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a collaborative knowledge base characterizing the state of current thought in Cognitive Science.
The NIH Toolbox Self-Efficacy Scale is a 10-item self-reported measure that assesses belief in one’s capacity to manage and have control over meaningful events in life. Children answer questions (e.g., “I can manage to solve difficult problems if I try hard enough”; “When I have a problem, I can find several ways to solve it”) using a 5-point Likert response scale (1=Never, 2=Almost Never, 3=Sometimes, 4=Fairly Often, 5=Very Often). Total self-efficacy score ranges from 10-50.

Definition contributed by JShaw
NIH Self-Efficacy Scale has been asserted to measure the following CONCEPTS
as measured by the contrast:

Phenotypes associated with NIH Self-Efficacy Scale


No associations have been added.


No associations have been added.


No associations have been added.

IMPLEMENTATIONS of NIH Self-Efficacy Scale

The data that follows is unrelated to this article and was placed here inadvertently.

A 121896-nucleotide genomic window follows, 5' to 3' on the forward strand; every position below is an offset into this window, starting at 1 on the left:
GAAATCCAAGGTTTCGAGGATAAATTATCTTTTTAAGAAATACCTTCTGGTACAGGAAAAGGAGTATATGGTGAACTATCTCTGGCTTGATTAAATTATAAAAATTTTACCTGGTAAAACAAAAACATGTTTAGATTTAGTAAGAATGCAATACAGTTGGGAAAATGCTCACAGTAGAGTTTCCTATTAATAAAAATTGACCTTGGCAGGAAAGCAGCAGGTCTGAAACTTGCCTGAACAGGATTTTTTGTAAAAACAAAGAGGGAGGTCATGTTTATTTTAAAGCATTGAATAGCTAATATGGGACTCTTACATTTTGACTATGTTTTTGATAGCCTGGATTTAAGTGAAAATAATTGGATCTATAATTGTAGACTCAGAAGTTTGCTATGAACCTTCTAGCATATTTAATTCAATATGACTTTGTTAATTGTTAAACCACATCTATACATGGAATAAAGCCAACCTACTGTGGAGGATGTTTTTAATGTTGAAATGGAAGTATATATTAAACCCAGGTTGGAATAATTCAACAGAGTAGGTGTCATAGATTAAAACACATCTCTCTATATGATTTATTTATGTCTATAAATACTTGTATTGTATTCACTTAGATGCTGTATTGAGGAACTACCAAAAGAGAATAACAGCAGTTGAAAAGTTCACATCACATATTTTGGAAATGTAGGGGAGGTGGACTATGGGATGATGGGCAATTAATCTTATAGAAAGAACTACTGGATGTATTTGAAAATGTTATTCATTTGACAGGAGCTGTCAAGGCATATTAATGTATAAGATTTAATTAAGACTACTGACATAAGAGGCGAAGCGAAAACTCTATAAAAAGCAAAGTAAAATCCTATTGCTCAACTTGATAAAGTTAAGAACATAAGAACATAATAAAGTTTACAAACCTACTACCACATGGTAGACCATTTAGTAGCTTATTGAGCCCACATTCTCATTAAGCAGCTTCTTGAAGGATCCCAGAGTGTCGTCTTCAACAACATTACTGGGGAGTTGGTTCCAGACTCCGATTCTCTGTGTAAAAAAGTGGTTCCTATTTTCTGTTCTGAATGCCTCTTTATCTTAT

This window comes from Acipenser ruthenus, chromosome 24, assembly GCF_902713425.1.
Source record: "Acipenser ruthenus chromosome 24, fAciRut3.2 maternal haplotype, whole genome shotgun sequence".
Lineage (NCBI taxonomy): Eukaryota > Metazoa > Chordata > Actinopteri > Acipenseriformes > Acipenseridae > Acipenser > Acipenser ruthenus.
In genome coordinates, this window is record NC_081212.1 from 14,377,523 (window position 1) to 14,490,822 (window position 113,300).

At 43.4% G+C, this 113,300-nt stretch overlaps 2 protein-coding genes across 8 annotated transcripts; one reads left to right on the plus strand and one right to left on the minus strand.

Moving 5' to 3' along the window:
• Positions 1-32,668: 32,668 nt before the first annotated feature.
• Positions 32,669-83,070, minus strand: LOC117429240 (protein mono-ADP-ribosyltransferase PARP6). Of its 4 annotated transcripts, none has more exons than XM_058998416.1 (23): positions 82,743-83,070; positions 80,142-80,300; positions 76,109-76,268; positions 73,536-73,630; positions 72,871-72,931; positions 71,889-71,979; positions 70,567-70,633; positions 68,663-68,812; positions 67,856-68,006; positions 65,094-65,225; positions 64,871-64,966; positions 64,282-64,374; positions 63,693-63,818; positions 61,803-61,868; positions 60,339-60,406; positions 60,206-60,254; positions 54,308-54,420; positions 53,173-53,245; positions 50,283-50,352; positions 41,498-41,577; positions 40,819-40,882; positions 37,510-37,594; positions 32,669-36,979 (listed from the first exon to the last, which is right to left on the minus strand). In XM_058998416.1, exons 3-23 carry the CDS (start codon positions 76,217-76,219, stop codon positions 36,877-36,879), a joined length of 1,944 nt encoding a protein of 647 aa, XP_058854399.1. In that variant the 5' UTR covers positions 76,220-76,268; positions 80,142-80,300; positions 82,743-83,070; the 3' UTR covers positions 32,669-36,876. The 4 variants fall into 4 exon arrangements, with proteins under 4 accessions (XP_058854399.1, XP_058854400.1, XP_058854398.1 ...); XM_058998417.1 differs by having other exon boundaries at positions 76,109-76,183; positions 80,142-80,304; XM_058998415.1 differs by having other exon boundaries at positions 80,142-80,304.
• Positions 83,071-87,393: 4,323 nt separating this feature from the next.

No implementations have been added.
EXTERNAL DATASETS for NIH Self-Efficacy Scale
No implementations have been added.

Experimental conditions are the subsets of an experiment that define the relevant experimental manipulation.


In the Cognitive Atlas, we define a contrast as any function over experimental conditions. The simplest contrast is the indicator value for a specific condition; more complex contrasts include linear or nonlinear functions of the indicator across different experimental conditions.


No indicators have yet been associated.

An indicator is a specific quantitative or qualitative variable that is recorded for analysis. These may include behavioral variables (such as response time, accuracy, or other measures of performance) or physiological variables (including genetics, psychophysiology, or brain imaging data).